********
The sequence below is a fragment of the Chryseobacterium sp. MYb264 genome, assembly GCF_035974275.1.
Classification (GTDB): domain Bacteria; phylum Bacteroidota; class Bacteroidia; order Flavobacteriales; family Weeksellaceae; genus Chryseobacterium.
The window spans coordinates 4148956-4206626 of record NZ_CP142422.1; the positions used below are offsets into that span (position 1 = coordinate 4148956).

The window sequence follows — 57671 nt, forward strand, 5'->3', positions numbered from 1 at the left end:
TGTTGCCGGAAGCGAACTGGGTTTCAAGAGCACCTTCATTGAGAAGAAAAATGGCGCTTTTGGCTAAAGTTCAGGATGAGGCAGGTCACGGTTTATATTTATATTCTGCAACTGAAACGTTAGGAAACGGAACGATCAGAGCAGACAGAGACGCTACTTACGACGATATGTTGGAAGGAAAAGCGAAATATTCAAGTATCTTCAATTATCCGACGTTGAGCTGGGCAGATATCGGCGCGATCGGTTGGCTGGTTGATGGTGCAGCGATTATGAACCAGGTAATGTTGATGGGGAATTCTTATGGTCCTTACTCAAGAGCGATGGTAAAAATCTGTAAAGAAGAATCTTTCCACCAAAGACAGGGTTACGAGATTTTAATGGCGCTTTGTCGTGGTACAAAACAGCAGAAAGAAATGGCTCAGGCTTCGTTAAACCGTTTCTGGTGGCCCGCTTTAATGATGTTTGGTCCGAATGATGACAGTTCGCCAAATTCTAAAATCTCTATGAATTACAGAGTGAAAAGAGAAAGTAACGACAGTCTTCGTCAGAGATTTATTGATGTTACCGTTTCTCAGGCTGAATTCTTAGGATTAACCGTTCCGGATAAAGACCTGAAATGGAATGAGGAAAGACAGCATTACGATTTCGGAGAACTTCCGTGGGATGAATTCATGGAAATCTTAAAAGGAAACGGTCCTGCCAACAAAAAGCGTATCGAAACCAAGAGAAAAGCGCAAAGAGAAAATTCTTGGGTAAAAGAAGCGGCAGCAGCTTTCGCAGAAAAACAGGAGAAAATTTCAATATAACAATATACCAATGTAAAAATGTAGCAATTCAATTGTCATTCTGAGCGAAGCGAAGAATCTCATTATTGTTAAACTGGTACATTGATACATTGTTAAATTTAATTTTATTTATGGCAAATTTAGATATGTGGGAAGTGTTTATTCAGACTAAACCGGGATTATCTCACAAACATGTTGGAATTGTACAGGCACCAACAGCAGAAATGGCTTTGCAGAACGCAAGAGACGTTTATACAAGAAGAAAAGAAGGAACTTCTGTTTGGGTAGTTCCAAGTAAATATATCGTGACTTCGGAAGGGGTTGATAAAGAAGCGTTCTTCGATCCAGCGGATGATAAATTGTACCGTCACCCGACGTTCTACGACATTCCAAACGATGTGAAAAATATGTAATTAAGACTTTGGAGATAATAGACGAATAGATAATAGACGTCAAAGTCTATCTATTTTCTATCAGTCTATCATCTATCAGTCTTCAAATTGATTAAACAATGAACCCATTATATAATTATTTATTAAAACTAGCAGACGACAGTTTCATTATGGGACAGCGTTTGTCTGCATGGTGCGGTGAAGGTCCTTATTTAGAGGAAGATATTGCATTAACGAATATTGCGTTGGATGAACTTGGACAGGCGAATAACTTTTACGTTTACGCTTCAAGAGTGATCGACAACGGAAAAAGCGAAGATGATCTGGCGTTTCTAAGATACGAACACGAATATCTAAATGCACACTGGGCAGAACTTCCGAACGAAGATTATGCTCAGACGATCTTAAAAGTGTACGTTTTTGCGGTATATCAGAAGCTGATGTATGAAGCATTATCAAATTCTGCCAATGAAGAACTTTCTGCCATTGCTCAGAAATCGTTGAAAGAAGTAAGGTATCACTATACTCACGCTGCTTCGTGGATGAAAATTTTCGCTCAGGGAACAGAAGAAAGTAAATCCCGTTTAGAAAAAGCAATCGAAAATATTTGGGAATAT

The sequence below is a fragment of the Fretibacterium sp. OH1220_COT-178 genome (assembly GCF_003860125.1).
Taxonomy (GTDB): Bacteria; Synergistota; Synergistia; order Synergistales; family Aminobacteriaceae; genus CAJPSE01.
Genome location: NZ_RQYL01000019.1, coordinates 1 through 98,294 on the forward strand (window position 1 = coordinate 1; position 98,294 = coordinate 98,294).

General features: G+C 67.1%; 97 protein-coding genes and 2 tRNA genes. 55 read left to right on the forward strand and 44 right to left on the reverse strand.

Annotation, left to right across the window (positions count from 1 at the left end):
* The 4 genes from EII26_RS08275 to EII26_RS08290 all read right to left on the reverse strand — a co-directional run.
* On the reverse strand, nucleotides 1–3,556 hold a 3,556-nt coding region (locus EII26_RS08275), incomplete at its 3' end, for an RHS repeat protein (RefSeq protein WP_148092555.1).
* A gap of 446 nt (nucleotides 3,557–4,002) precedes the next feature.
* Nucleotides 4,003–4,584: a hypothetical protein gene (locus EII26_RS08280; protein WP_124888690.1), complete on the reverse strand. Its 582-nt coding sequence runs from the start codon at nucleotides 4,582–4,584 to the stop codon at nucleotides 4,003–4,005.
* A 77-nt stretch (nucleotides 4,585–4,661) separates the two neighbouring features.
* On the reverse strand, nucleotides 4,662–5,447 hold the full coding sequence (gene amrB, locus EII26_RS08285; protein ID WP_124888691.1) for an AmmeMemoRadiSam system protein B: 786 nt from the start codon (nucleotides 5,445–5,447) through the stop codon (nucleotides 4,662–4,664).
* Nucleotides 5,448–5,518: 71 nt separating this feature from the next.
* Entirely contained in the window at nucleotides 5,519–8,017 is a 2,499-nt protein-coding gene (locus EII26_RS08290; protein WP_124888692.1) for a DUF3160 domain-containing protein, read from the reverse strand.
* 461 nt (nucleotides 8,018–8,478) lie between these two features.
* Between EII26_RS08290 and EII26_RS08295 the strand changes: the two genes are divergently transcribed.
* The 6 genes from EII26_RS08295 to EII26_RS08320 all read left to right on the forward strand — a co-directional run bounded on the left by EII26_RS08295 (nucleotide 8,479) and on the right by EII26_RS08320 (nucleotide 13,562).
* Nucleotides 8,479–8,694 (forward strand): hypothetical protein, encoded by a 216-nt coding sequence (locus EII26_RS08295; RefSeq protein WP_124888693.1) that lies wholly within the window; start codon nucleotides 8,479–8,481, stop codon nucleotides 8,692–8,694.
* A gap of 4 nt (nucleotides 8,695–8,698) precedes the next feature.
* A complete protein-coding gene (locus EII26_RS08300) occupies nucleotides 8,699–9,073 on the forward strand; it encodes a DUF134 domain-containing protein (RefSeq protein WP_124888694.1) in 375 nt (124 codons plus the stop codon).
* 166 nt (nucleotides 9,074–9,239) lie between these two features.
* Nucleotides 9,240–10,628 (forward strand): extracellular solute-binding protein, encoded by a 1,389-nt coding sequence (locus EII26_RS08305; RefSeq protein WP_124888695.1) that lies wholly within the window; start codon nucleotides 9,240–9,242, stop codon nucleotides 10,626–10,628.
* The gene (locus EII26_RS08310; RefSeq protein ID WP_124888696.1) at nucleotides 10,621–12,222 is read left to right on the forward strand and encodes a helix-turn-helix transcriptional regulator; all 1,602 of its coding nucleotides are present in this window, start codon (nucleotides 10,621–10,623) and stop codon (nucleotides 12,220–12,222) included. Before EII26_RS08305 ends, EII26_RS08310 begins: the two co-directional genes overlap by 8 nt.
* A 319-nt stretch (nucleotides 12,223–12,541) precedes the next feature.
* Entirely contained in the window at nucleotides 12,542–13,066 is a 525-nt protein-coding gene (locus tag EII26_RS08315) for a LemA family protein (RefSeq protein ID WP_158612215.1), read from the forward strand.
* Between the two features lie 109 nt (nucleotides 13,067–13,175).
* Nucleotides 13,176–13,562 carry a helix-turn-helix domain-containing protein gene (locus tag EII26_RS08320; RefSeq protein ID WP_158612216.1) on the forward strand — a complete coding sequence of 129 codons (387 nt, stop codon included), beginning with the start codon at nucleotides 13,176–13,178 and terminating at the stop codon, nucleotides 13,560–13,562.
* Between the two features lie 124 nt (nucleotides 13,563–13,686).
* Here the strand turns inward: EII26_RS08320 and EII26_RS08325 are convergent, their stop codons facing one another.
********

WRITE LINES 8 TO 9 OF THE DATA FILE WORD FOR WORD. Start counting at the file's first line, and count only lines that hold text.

Genome location: NZ_RQYL01000019.1, coordinates 1 through 98,294 on the forward strand (window position 1 = coordinate 1; position 98,294 = coordinate 98,294).

General features: G+C 67.1%; 97 protein-coding genes and 2 tRNA genes. 55 read left to right on the forward strand and 44 right to left on the reverse strand.